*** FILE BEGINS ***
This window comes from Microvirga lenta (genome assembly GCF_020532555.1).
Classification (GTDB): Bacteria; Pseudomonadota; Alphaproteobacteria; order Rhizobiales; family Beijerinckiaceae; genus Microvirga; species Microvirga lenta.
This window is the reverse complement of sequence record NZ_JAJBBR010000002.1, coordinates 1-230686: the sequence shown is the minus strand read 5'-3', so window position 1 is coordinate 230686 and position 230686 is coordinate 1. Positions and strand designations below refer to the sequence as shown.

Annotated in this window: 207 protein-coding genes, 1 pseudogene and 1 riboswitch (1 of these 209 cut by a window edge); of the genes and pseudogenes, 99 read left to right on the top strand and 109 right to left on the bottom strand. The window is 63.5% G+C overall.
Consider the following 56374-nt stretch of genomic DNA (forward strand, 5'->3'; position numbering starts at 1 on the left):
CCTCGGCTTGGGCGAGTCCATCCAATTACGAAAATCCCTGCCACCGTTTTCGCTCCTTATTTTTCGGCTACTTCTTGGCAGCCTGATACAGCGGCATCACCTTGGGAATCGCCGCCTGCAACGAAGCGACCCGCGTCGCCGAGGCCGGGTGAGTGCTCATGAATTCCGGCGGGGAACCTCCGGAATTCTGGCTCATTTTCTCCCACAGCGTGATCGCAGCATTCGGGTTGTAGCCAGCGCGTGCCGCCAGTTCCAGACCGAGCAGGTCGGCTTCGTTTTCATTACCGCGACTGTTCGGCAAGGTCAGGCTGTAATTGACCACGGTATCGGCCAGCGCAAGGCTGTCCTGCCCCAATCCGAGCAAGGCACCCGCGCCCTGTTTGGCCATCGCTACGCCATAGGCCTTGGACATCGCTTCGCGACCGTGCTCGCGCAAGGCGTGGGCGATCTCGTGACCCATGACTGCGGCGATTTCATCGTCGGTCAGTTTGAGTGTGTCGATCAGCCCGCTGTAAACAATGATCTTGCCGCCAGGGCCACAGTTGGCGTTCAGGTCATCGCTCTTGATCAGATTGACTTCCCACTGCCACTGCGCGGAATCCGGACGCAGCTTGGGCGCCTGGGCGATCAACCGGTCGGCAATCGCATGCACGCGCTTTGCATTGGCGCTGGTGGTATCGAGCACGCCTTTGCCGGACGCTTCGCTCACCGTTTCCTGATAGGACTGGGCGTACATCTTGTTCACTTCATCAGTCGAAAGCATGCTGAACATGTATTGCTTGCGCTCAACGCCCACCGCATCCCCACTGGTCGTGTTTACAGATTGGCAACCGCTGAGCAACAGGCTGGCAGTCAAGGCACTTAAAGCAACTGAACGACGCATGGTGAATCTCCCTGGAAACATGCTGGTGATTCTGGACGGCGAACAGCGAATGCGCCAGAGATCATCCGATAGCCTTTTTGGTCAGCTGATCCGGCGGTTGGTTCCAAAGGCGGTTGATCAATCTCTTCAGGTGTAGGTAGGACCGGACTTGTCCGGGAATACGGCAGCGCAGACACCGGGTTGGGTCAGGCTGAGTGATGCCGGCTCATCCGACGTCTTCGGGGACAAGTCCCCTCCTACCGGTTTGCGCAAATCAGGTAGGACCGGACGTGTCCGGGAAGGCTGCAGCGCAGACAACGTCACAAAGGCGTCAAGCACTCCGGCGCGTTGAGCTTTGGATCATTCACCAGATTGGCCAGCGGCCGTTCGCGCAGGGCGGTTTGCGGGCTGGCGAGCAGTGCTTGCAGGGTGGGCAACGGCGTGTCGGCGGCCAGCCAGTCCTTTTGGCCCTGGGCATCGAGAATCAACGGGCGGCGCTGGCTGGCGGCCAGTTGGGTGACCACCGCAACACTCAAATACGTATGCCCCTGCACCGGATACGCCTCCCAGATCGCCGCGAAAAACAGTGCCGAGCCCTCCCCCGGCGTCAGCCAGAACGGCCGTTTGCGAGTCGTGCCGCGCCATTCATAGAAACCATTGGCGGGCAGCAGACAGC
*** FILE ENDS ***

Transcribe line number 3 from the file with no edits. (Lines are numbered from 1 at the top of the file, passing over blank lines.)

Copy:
This window is the reverse complement of sequence record NZ_JAJBBR010000002.1, coordinates 1-230686: the sequence shown is the minus strand read 5'-3', so window position 1 is coordinate 230686 and position 230686 is coordinate 1. Positions and strand designations below refer to the sequence as shown.